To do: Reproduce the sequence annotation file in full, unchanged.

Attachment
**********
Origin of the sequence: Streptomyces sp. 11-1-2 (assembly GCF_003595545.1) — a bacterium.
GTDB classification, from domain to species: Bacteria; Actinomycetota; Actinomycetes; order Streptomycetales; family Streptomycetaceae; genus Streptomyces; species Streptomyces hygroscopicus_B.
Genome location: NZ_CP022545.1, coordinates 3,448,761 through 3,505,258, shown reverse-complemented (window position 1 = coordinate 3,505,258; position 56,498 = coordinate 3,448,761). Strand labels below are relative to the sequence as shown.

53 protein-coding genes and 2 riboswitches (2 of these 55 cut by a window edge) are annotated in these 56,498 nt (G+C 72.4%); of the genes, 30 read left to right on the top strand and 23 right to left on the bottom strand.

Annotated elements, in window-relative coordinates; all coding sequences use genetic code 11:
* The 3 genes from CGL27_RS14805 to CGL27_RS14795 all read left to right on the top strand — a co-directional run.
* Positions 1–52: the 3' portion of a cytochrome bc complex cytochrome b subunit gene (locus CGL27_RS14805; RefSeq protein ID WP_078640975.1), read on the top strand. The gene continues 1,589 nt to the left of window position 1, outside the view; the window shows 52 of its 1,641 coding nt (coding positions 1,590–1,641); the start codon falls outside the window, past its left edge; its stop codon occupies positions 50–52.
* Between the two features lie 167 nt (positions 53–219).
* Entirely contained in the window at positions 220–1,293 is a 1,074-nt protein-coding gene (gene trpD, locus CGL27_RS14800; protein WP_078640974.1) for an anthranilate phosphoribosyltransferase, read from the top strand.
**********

Origin of the sequence: Streptomyces sp. 11-1-2 (assembly GCF_003595545.1) — a bacterium.
GTDB classification, from domain to species: Bacteria; Actinomycetota; Actinomycetes; order Streptomycetales; family Streptomycetaceae; genus Streptomyces; species Streptomyces hygroscopicus_B.
Genome location: NZ_CP022545.1, coordinates 3,448,761 through 3,505,258, shown reverse-complemented (window position 1 = coordinate 3,505,258; position 56,498 = coordinate 3,448,761). Strand labels below are relative to the sequence as shown.

53 protein-coding genes and 2 riboswitches (2 of these 55 cut by a window edge) are annotated in these 56,498 nt (G+C 72.4%); of the genes, 30 read left to right on the top strand and 23 right to left on the bottom strand.

Annotated elements, in window-relative coordinates; all coding sequences use genetic code 11:
* The 3 genes from CGL27_RS14805 to CGL27_RS14795 all read left to right on the top strand — a co-directional run.
* Positions 1–52: the 3' portion of a cytochrome bc complex cytochrome b subunit gene (locus CGL27_RS14805; RefSeq protein ID WP_078640975.1), read on the top strand. The gene continues 1,589 nt to the left of window position 1, outside the view; the window shows 52 of its 1,641 coding nt (coding positions 1,590–1,641); the start codon falls outside the window, past its left edge; its stop codon occupies positions 50–52.
* Between the two features lie 167 nt (positions 53–219).
* Entirely contained in the window at positions 220–1,293 is a 1,074-nt protein-coding gene (gene trpD, locus CGL27_RS14800; protein WP_078640974.1) for an anthranilate phosphoribosyltransferase, read from the top strand.